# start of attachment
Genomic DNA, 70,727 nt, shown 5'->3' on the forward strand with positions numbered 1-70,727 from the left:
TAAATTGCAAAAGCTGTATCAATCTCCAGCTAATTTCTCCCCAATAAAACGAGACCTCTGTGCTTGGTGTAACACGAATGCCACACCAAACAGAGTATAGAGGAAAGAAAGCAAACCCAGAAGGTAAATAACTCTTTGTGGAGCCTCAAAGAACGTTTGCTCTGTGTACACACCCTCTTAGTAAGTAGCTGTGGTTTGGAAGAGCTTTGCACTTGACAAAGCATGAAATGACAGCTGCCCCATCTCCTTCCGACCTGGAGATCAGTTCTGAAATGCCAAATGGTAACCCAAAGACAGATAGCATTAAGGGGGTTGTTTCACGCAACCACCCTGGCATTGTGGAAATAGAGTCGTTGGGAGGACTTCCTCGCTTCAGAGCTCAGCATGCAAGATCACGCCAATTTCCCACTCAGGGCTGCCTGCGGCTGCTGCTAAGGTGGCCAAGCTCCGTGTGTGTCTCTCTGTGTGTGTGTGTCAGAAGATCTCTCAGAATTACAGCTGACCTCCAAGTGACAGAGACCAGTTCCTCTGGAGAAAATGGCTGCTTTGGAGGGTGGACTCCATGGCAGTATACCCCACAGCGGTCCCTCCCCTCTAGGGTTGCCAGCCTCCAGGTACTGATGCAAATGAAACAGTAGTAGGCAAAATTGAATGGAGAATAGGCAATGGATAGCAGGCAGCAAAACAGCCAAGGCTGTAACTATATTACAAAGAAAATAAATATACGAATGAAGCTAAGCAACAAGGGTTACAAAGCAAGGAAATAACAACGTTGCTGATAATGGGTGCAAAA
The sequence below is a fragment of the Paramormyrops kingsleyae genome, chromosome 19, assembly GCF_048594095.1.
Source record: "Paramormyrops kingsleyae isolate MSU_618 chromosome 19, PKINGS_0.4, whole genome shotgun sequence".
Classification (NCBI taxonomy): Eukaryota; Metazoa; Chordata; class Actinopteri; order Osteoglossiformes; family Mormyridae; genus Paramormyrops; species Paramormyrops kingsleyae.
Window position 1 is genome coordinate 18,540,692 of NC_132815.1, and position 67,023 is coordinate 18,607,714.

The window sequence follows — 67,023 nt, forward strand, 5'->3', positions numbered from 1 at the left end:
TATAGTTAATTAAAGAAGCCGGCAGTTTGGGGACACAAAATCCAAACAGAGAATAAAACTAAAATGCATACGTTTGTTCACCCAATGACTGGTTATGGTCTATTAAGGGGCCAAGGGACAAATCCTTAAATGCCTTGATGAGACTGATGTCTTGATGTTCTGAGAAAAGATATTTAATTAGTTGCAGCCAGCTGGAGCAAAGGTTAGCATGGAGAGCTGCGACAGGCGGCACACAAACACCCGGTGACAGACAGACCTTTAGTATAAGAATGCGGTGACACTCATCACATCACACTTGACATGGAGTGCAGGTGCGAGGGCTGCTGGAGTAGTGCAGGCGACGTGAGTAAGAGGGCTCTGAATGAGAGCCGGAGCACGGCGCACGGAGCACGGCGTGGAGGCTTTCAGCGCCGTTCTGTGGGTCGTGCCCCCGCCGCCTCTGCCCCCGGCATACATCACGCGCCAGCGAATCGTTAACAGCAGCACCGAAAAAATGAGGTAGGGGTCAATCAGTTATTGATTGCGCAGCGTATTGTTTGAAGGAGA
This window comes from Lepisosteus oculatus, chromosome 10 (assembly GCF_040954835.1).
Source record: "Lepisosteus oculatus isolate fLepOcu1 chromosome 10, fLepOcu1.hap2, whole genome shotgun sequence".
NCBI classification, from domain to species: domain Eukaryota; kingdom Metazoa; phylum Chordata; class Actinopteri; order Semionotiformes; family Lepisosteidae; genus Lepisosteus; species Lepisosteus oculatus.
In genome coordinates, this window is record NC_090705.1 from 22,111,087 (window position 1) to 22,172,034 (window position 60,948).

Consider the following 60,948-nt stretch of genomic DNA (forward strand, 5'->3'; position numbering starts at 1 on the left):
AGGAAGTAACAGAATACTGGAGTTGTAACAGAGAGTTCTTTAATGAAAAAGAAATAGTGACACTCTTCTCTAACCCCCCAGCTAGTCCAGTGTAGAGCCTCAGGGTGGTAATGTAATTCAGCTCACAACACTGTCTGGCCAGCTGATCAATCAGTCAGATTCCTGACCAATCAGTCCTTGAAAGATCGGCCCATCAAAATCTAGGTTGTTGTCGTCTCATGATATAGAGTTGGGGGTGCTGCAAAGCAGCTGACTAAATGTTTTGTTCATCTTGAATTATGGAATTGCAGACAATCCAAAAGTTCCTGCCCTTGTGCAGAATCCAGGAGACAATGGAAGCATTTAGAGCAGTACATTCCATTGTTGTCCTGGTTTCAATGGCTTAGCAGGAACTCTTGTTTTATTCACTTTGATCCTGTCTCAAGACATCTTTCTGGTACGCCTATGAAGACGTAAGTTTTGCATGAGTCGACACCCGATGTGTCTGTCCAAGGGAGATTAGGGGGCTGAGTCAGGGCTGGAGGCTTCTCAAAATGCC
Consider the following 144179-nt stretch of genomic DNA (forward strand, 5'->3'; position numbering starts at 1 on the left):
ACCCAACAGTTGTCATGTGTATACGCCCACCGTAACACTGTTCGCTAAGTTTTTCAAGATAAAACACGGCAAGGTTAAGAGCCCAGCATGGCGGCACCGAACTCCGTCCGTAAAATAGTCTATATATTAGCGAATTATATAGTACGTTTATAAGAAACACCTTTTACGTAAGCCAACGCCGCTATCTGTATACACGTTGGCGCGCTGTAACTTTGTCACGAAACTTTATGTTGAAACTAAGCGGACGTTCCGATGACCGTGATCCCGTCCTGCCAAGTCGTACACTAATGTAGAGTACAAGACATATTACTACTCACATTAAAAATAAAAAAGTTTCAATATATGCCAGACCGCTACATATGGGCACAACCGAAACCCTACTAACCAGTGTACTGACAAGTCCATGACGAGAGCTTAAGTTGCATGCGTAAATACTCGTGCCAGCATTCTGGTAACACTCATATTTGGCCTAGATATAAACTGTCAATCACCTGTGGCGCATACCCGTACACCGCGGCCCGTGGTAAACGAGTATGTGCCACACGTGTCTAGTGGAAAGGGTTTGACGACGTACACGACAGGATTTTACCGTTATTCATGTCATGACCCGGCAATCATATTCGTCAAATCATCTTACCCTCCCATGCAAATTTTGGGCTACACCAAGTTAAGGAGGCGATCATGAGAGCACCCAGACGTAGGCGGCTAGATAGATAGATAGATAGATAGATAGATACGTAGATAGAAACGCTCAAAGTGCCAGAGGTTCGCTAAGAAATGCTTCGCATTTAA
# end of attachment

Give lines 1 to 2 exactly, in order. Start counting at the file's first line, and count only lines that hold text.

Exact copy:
Genomic DNA, 70,727 nt, shown 5'->3' on the forward strand with positions numbered 1-70,727 from the left:
TAAATTGCAAAAGCTGTATCAATCTCCAGCTAATTTCTCCCCAATAAAACGAGACCTCTGTGCTTGGTGTAACACGAATGCCACACCAAACAGAGTATAGAGGAAAGAAAGCAAACCCAGAAGGTAAATAACTCTTTGTGGAGCCTCAAAGAACGTTTGCTCTGTGTACACACCCTCTTAGTAAGTAGCTGTGGTTTGGAAGAGCTTTGCACTTGACAAAGCATGAAATGACAGCTGCCCCATCTCCTTCCGACCTGGAGATCAGTTCTGAAATGCCAAATGGTAACCCAAAGACAGATAGCATTAAGGGGGTTGTTTCACGCAACCACCCTGGCATTGTGGAAATAGAGTCGTTGGGAGGACTTCCTCGCTTCAGAGCTCAGCATGCAAGATCACGCCAATTTCCCACTCAGGGCTGCCTGCGGCTGCTGCTAAGGTGGCCAAGCTCCGTGTGTGTCTCTCTGTGTGTGTGTGTCAGAAGATCTCTCAGAATTACAGCTGACCTCCAAGTGACAGAGACCAGTTCCTCTGGAGAAAATGGCTGCTTTGGAGGGTGGACTCCATGGCAGTATACCCCACAGCGGTCCCTCCCCTCTAGGGTTGCCAGCCTCCAGGTACTGATGCAAATGAAACAGTAGTAGGCAAAATTGAATGGAGAATAGGCAATGGATAGCAGGCAGCAAAACAGCCAAGGCTGTAACTATATTACAAAGAAAATAAATATACGAATGAAGCTAAGCAACAAGGGTTACAAAGCAAGGAAATAACAACGTTGCTGATAATGGGTGCAAAA